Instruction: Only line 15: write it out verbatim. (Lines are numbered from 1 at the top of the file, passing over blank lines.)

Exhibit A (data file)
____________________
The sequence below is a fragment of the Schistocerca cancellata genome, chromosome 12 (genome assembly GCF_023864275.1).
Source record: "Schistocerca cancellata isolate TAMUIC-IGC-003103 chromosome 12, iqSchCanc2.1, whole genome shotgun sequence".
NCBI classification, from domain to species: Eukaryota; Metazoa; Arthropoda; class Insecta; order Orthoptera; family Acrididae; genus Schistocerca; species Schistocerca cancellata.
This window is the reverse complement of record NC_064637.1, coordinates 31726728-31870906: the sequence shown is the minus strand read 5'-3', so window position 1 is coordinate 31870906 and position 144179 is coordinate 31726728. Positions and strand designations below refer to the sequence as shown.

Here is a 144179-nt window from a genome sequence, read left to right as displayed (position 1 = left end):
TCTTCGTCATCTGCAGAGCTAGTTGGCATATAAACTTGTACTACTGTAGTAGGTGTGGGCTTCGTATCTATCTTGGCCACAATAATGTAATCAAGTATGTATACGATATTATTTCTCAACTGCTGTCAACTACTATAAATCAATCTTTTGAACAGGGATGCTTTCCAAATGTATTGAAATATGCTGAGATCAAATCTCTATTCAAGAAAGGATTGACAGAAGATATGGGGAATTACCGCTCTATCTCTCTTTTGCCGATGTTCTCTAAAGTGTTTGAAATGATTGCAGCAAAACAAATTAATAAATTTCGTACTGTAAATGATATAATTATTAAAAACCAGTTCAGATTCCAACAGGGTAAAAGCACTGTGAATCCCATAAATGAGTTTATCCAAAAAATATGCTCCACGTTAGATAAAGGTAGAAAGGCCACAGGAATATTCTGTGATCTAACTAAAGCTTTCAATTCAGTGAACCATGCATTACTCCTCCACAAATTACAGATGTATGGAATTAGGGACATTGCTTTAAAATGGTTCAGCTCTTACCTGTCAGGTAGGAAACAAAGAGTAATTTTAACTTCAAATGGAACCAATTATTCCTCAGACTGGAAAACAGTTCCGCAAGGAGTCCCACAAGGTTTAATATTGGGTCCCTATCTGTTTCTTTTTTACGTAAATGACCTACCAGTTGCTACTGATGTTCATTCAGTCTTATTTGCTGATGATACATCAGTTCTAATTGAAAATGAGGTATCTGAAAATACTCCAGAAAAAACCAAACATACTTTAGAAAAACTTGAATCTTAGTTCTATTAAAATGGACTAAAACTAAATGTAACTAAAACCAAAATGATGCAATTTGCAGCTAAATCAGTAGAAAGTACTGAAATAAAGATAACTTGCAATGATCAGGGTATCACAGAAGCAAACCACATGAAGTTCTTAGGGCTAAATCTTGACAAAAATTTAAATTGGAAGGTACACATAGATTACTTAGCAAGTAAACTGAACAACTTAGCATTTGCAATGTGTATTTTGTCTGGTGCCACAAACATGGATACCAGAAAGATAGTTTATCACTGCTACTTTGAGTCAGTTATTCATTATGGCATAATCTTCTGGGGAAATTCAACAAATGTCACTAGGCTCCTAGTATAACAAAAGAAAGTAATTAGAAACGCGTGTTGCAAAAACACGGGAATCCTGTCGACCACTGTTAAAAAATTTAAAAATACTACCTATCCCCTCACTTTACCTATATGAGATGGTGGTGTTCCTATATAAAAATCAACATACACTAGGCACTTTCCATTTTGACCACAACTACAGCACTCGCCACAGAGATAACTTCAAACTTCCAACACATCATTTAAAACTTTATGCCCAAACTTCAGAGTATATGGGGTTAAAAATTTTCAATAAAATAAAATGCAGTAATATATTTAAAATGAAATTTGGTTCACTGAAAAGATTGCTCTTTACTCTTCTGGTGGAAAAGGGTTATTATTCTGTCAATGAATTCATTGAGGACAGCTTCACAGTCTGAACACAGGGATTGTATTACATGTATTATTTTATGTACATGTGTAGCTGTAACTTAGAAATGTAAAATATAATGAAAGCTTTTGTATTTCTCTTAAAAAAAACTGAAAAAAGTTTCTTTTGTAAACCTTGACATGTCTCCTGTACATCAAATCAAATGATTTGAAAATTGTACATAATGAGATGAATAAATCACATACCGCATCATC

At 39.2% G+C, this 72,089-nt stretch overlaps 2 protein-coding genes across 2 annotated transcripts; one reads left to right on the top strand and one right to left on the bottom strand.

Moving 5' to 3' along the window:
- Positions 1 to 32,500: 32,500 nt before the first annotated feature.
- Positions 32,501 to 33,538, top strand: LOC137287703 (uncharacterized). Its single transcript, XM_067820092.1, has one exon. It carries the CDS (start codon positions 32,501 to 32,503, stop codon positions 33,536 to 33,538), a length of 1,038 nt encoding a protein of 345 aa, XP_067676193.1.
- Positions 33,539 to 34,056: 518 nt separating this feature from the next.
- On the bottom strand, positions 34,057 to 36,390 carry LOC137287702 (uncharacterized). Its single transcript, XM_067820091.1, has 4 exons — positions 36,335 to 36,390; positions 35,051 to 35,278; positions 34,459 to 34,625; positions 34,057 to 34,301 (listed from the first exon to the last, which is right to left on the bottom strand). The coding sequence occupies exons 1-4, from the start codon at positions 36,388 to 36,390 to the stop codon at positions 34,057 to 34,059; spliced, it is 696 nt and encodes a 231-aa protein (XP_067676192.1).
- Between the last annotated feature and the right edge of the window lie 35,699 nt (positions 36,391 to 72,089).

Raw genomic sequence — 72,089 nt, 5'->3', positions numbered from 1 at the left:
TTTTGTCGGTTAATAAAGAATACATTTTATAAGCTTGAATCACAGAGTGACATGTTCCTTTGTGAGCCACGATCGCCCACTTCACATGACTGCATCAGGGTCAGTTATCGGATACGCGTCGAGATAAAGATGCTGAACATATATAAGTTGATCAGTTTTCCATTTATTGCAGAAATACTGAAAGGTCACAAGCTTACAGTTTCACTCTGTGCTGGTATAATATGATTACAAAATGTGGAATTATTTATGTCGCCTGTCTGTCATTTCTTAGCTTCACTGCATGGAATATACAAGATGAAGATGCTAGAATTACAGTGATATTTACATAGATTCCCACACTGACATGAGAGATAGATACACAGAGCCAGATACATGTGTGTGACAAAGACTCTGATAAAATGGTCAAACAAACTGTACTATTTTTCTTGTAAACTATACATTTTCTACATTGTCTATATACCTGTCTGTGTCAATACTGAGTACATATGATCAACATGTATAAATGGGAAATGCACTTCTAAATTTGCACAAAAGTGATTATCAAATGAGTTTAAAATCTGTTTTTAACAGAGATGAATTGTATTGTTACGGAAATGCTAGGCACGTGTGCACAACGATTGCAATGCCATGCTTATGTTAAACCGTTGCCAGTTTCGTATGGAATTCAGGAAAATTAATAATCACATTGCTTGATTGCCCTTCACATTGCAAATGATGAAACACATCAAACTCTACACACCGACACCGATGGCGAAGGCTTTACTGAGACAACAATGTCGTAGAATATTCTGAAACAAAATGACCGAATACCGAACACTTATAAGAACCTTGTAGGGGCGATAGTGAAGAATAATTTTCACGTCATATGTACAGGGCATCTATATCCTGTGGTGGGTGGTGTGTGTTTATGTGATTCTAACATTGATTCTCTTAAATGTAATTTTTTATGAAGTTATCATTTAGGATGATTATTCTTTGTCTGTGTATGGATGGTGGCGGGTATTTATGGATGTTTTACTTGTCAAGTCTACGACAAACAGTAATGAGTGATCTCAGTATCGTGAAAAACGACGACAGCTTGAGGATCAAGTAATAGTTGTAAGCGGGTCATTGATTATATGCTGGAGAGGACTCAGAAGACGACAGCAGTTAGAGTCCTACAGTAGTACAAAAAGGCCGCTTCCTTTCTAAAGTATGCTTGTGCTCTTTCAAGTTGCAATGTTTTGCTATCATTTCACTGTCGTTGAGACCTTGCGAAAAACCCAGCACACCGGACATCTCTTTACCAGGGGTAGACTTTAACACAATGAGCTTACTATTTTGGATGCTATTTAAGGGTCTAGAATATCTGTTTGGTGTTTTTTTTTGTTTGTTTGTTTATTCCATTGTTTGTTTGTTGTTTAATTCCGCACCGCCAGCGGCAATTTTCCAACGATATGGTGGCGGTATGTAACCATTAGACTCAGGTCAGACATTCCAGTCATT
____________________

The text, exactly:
TTTTGTCGGTTAATAAAGAATACATTTTATAAGCTTGAATCACAGAGTGACATGTTCCTTTGTGAGCCACGATCGCCCACTTCACATGACTGCATCAGGGTCAGTTATCGGATACGCGTCGAGATAAAGATGCTGAACATATATAAGTTGATCAGTTTTCCATTTATTGCAGAAATACTGAAAGGTCACAAGCTTACAGTTTCACTCTGTGCTGGTATAATATGATTACAAAATGTGGAATTATTTATGTCGCCTGTCTGTCATTTCTTAGCTTCACTGCATGGAATATACAAGATGAAGATGCTAGAATTACAGTGATATTTACATAGATTCCCACACTGACATGAGAGATAGATACACAGAGCCAGATACATGTGTGTGACAAAGACTCTGATAAAATGGTCAAACAAACTGTACTATTTTTCTTGTAAACTATACATTTTCTACATTGTCTATATACCTGTCTGTGTCAATACTGAGTACATATGATCAACATGTATAAATGGGAAATGCACTTCTAAATTTGCACAAAAGTGATTATCAAATGAGTTTAAAATCTGTTTTTAACAGAGATGAATTGTATTGTTACGGAAATGCTAGGCACGTGTGCACAACGATTGCAATGCCATGCTTATGTTAAACCGTTGCCAGTTTCGTATGGAATTCAGGAAAATTAATAATCACATTGCTTGATTGCCCTTCACATTGCAAATGATGAAACACATCAAACTCTACACACCGACACCGATGGCGAAGGCTTTACTGAGACAACAATGTCGTAGAATATTCTGAAACAAAATGACCGAATACCGAACACTTATAAGAACCTTGTAGGGGCGATAGTGAAGAATAATTTTCACGTCATATGTACAGGGCATCTATATCCTGTGGTGGGTGGTGTGTGTTTATGTGATTCTAACATTGATTCTCTTAAATGTAATTTTTTATGAAGTTATCATTTAGGATGATTATTCTTTGTCTGTGTATGGATGGTGGCGGGTATTTATGGATGTTTTACTTGTCAAGTCTACGACAAACAGTAATGAGTGATCTCAGTATCGTGAAAAACGACGACAGCTTGAGGATCAAGTAATAGTTGTAAGCGGGTCATTGATTATATGCTGGAGAGGACTCAGAAGACGACAGCAGTTAGAGTCCTACAGTAGTACAAAAAGGCCGCTTCCTTTCTAAAGTATGCTTGTGCTCTTTCAAGTTGCAATGTTTTGCTATCATTTCACTGTCGTTGAGACCTTGCGAAAAACCCAGCACACCGGACATCTCTTTACCAGGGGTAGACTTTAACACAATGAGCTTACTATTTTGGATGCTATTTAAGGGTCTAGAATATCTGTTTGGTGTTTTTTTTTGTTTGTTTGTTTATTCCATTGTTTGTTTGTTGTTTAATTCCGCACCGCCAGCGGCAATTTTCCAACGATATGGTGGCGGTATGTAACCATTAGACTCAGGTCAGACATTCCAGTCATT